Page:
Arrows, taxidermy at Floyd’s Barbershop: Rise of archery in Illinois

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Cheyanne Williams sets up at Antler Ridge Archery and Taxidermy.
Credit: Dale Bowman

ST. ANNE, Ill. — Frank Williams looked over Station Street from a wooden table behind the indoor range at Antler Ridge Archery and Taxidermy.

‘‘This is Floyd’s Barbershop of Mayberry,’’ Williams said. ‘‘If there are people who don’t come in for a few days, I call them.’’

That shows in the newest development at Antler Ridge. Williams bought the storefront two doors east and is redoing it as an indoor archery range with 24/7 access.

It’s another example of the economic and social impact archery and bowhunting for deer have in Illinois.

‘‘Once you’re going in for the year, you get a key,’’ Williams said.

That’s right. With membership, archers will have their own key to shoot at any hour at the new range.

‘‘It is going to be an affordable thing, $150 [a year],’’ Williams said. ‘‘It’s a smorgasbord. There’s something in there for everybody.’’

He plans several leagues, indoor 3D and TechnoHUNT.

‘‘By October, we will be flinging arrows in there,’’ Williams said.

It has been a trip for Williams. He went from being a construction worker to doing full-time taxidermy from home. He is much awarded in taxidermy and was the president of the Illinois Taxidermist Association.

About 2½ years ago, he read about trends in archery and opened Antler Ridge. Shooting leagues filled quickly. The winter was capped at 72 and the summer at 40. The new range will allow for many more.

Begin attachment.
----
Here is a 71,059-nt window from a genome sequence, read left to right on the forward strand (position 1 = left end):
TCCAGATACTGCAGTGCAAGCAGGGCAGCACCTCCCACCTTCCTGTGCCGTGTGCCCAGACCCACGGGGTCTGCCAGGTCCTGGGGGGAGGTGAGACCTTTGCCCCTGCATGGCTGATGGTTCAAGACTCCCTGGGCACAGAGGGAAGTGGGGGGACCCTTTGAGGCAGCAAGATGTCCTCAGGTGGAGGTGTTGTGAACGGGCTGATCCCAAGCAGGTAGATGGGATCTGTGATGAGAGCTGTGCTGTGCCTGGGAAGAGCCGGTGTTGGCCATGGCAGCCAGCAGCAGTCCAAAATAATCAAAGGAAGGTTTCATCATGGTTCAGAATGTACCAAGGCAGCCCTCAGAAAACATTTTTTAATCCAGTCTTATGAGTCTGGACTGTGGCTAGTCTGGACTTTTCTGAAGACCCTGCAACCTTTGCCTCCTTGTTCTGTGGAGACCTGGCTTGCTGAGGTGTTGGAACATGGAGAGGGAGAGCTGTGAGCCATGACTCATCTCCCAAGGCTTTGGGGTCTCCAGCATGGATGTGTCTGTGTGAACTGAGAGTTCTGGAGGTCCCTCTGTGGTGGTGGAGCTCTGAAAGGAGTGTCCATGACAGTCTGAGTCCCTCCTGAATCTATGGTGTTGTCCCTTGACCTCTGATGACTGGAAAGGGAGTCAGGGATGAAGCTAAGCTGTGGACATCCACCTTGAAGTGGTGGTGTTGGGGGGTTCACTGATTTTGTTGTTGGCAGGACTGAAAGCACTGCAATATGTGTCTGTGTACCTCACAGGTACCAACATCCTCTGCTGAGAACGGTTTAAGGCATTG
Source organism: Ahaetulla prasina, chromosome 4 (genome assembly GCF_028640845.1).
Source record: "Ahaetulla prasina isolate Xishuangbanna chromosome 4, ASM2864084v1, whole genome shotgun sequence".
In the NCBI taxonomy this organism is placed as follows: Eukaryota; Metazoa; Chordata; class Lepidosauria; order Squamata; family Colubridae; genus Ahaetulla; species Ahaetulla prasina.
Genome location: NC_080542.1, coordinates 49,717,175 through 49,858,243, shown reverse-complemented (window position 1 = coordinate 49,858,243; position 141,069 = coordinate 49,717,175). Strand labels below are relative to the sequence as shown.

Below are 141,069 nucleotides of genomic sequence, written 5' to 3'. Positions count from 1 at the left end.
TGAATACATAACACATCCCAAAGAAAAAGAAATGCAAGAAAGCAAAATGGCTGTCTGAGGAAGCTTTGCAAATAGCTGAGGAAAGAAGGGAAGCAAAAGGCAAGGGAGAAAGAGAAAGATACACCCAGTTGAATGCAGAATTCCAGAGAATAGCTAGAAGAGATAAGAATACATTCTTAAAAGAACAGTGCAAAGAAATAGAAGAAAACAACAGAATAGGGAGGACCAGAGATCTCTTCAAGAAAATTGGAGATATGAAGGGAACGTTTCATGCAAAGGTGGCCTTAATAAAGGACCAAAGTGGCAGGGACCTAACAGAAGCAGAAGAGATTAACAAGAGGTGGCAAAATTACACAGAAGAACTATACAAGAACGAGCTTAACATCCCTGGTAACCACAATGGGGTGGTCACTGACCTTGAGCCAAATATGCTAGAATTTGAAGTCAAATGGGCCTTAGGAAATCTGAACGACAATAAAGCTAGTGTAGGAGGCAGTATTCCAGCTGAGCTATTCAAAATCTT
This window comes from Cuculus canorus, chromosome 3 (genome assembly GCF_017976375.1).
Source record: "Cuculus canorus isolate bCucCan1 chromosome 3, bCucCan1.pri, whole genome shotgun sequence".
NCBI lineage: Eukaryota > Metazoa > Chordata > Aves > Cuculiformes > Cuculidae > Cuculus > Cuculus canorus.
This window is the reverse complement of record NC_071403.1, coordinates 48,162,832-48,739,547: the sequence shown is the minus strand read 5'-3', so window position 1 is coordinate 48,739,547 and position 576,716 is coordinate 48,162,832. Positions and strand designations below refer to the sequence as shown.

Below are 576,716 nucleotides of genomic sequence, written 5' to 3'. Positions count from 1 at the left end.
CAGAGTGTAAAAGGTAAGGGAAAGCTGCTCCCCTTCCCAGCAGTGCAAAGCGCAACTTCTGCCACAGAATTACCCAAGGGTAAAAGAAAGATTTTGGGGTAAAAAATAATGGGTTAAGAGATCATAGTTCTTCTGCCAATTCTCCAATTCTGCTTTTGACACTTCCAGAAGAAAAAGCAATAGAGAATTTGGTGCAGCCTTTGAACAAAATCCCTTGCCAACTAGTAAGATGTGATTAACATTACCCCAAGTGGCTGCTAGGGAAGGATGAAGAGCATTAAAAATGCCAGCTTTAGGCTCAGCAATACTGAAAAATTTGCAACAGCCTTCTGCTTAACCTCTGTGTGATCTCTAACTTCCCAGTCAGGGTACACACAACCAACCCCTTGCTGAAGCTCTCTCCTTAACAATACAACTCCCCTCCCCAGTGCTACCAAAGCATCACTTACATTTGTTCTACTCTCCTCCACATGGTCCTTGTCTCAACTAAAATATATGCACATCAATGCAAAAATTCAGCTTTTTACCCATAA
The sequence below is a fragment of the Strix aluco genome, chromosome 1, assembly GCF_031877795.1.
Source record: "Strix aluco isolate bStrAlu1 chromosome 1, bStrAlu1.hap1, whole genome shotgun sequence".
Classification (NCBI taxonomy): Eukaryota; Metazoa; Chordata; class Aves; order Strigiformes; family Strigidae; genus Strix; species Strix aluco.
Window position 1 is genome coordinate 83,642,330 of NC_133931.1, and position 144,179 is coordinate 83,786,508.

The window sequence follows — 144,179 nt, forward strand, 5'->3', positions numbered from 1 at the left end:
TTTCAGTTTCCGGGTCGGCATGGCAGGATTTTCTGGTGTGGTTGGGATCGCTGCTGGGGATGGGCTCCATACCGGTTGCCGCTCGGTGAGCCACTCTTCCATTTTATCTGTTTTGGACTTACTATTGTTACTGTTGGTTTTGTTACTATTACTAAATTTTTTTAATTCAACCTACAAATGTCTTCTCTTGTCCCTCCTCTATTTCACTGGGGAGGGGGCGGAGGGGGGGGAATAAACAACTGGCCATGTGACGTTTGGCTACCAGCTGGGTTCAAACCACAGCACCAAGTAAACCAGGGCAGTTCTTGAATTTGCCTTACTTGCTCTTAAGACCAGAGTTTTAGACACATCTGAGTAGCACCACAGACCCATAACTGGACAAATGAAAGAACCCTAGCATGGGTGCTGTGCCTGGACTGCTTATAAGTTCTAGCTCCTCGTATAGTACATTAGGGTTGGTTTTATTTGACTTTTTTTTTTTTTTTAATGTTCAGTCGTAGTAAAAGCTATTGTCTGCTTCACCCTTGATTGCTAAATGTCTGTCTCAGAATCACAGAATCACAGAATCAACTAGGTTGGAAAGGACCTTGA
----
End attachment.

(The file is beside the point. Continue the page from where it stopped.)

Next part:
‘‘I see a lot of people bringing kids in, definitely an increase,’’ he said. ‘‘Parents are starting to wake up a bit.’’

The family business — his wife, Brenda, came back with Smoke, their pet black silver fox — is part of the shop’s appeal.

Williams’ taxidermy work decorates the shop. Some is from his youngest daughter, Cheyanne, an Illinois College student and a nationally honored taxidermist who might surpass her father.

Williams loves taxidermy and works in back on mounts, but archery has taken off. The current range — my youngest two shoot there for a 4H club in winter — is in the east half of the shop.

‘‘Here you get one-on-one attention,’’ Williams said. ‘‘If you own a bow, it is like wearing shoes: It has to fit.’’

It helps, too, that Williams has a dealership for Mathews, a top name in archery.

‘‘I have opened my shop at 9 at night, so [a customer] can go hunting the next morning,’’ Williams said.

Normally, his shop is open from 9 a.m. to 6 p.m. Wednesdays through Sundays.

‘‘I’ve had everything from a 70-year-old woman to 5-year-old kids,’’ he said.

As we talked, Jim Frantz walked in. He was Williams’ science teacher in high school and the first customer when Antler Ridge opened. Williams turned teacher to Frantz, who learned how to shoot a bow.

‘‘On March 16 [that year], I bought the bow,’’ Frantz said. ‘‘By May 14, I Robin Hood-ed an arrow at 20 yards.’’

That’s splitting an arrow with another arrow.

As I stowed notebooks, Williams asked: ‘‘Do you play euchre? There’s a deck in the drawer.’’

For the next hour, Frantz and I partnered at the wooden table overlooking Station Street.

It was time.

Find Antler Ridge on Facebook or call (815) 422-5040.

Follow me on Twitter @BowmanOutside.

Antler Ridge Archery and Taxidermy.<br>Credit: Dale Bowman

Antler Ridge Archery and Taxidermy.
Credit: Dale Bowman

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